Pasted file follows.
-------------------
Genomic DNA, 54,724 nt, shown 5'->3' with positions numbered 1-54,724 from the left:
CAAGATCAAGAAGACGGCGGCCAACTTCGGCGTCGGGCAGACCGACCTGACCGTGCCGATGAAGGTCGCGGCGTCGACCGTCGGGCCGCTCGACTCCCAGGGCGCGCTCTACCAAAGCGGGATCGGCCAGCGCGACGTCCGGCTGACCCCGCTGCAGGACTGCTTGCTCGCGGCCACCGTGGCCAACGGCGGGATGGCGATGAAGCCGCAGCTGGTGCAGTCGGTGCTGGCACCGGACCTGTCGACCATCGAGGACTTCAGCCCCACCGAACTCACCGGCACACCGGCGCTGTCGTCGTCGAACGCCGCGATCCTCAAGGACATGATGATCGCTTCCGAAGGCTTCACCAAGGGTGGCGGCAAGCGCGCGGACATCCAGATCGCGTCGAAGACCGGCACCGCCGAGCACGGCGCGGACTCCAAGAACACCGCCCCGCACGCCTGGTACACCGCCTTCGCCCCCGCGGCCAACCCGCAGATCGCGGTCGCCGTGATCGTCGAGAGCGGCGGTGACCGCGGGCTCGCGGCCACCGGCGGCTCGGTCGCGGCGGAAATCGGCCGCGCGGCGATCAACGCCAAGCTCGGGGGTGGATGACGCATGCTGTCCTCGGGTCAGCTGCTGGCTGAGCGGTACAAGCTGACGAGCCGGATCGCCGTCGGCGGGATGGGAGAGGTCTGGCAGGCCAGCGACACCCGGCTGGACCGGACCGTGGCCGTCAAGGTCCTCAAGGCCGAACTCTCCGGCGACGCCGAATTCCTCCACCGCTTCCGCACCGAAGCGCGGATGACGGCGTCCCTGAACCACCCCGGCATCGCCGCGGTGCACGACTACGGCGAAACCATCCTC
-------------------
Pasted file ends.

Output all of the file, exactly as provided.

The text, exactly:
Genomic DNA, 54,724 nt, shown 5'->3' with positions numbered 1-54,724 from the left:
CAAGATCAAGAAGACGGCGGCCAACTTCGGCGTCGGGCAGACCGACCTGACCGTGCCGATGAAGGTCGCGGCGTCGACCGTCGGGCCGCTCGACTCCCAGGGCGCGCTCTACCAAAGCGGGATCGGCCAGCGCGACGTCCGGCTGACCCCGCTGCAGGACTGCTTGCTCGCGGCCACCGTGGCCAACGGCGGGATGGCGATGAAGCCGCAGCTGGTGCAGTCGGTGCTGGCACCGGACCTGTCGACCATCGAGGACTTCAGCCCCACCGAACTCACCGGCACACCGGCGCTGTCGTCGTCGAACGCCGCGATCCTCAAGGACATGATGATCGCTTCCGAAGGCTTCACCAAGGGTGGCGGCAAGCGCGCGGACATCCAGATCGCGTCGAAGACCGGCACCGCCGAGCACGGCGCGGACTCCAAGAACACCGCCCCGCACGCCTGGTACACCGCCTTCGCCCCCGCGGCCAACCCGCAGATCGCGGTCGCCGTGATCGTCGAGAGCGGCGGTGACCGCGGGCTCGCGGCCACCGGCGGCTCGGTCGCGGCGGAAATCGGCCGCGCGGCGATCAACGCCAAGCTCGGGGGTGGATGACGCATGCTGTCCTCGGGTCAGCTGCTGGCTGAGCGGTACAAGCTGACGAGCCGGATCGCCGTCGGCGGGATGGGAGAGGTCTGGCAGGCCAGCGACACCCGGCTGGACCGGACCGTGGCCGTCAAGGTCCTCAAGGCCGAACTCTCCGGCGACGCCGAATTCCTCCACCGCTTCCGCACCGAAGCGCGGATGACGGCGTCCCTGAACCACCCCGGCATCGCCGCGGTGCACGACTACGGCGAAACCATCCTC